According to a report by the Institute for Public Policy Research (IPPR) for its Commission on Health and Prosperity, long-term sickness has become a “serious fiscal threat” to the UK due to absences from work. The report argues that action is needed to reform health and social care and that there is the chance to deliver a once-in-a-generation NHS reform to restrain killer costs and end second-rate care.
Record high of long-term sickness
The IPPR report found that the number of people outside the labour market due to sickness is currently at a record high of 2.6 million. Those behind the study said health and social care services have a leading role to play in making the country healthier and “more prosperous” but are currently failing to do so. “There is no road to prosperity for this nation without tackling the tide of sickness head-on” the institute stated.
The report argues that a rising demand in care requests is being met with a shrinking number of care providers and that the quality of care has fallen. The findings also reveal that cancer survival rates are lower in the UK than in other Western nations, while deaths from dementia are higher.
“The number of deaths that could have been avoided with timely healthcare or public health interventions is much higher in the UK than in all other comparable European nations. We estimate that if the UK had an avoidable mortality rate similar to those in comparable European countries, around 240,000 fewer people would have died in the decade from 2010.”
NHS waiting times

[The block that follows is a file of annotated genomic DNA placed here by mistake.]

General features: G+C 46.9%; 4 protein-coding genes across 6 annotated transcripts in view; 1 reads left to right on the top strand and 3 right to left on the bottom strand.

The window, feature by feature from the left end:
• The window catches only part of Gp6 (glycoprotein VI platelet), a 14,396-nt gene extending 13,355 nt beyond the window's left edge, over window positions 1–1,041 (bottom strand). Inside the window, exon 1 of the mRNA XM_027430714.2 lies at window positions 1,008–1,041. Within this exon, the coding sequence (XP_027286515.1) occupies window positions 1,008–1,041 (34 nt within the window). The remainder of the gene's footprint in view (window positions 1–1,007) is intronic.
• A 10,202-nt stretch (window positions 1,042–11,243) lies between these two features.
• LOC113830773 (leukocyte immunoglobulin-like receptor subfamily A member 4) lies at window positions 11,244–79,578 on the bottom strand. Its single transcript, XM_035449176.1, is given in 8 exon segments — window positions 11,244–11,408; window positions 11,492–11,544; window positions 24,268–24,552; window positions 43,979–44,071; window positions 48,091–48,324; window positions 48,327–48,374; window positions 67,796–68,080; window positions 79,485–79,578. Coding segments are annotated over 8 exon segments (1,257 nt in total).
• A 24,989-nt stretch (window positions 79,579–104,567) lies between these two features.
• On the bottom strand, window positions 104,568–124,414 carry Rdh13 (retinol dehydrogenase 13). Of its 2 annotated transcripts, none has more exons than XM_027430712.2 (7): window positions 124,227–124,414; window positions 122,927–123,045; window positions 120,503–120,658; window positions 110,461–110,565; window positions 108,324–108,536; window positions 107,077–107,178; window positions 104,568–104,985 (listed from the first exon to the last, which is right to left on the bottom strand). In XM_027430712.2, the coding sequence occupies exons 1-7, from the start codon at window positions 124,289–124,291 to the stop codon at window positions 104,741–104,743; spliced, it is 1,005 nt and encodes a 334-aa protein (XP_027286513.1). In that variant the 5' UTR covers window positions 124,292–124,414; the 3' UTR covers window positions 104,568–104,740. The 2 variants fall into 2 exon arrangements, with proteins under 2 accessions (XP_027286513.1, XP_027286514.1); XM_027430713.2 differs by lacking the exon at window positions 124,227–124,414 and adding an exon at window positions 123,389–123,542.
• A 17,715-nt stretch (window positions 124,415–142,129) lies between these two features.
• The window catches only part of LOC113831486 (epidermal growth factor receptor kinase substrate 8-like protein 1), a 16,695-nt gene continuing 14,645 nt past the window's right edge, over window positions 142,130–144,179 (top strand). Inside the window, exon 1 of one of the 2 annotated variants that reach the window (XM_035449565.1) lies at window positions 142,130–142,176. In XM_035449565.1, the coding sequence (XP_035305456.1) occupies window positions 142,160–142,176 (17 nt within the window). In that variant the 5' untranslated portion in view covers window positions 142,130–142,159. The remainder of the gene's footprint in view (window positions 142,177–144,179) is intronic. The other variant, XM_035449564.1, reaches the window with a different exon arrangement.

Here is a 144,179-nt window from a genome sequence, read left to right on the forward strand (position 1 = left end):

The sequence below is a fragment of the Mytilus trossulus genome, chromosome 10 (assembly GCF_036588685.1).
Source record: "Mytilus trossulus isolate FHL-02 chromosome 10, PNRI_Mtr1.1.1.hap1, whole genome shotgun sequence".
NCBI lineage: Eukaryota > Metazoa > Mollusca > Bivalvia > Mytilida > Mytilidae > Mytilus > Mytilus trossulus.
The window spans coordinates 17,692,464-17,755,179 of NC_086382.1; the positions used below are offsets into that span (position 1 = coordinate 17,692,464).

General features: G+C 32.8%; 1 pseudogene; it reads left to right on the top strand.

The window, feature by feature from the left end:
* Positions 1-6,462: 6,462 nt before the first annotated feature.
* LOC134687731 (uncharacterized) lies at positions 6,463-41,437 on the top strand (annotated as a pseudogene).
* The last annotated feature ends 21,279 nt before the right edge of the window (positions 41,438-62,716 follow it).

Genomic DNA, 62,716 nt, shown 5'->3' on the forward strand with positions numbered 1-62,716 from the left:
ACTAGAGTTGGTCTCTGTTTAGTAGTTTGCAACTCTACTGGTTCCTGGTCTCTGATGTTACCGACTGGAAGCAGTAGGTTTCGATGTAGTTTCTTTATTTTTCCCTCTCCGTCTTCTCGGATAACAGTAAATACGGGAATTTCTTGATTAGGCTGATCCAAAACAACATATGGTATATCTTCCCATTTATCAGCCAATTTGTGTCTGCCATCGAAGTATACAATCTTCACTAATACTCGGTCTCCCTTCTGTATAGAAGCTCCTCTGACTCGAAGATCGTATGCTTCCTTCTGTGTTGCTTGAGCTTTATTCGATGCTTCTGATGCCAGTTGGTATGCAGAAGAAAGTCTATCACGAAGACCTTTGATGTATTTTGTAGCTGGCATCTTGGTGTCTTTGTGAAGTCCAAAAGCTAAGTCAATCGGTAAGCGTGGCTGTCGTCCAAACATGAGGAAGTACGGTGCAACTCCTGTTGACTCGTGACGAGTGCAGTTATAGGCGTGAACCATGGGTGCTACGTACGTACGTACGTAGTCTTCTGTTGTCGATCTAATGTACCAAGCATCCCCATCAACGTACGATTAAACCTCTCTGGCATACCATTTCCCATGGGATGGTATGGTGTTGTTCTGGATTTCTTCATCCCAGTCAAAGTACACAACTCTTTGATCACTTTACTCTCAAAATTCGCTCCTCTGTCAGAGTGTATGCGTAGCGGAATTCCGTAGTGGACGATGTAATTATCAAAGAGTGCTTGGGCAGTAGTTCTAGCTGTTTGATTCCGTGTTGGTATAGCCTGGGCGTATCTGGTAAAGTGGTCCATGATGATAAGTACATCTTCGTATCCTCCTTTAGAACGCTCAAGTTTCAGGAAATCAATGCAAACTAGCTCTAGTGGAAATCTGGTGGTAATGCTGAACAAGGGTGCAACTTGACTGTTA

The study puts some of the blame on the inability to access care in a timely way and rising NHS waiting lists. Recently it was found that there has been a staggering surge in waiting lists, with a record-breaking 7.6 million individuals awaiting essential medical treatment, constituting an alarming one in eight people in England. Moreover, 85% of patients are awaiting crucial decisions regarding their medical care.
Moreover, the report argues that despite a fall in service performance, service expenditure has been rising. On the post-pandemic trajectory, new modelling commissioned for this report finds government healthcare spending in England is on course to rise from 9% of GDP to 11.2%of GDP by 2033/34.
The report established a 10-point plan which said there is a need to prevent future ill-health through creating neighbourhood health hubs to deliver integrated services. It also proposed a social care guarantee, “delivered by replacing unfair user charges with free personal care and driving up the quality of providers”.
There should also be a new deal for health and care workers, “from better take-home pay to stronger worker rights, to retain and remotivate the workforce”.
The IPPR report said the reforms could save taxpayers up to £205 billion over the next decade and that annual saving is worth the equivalent of the current UK defence budget by 2033/34.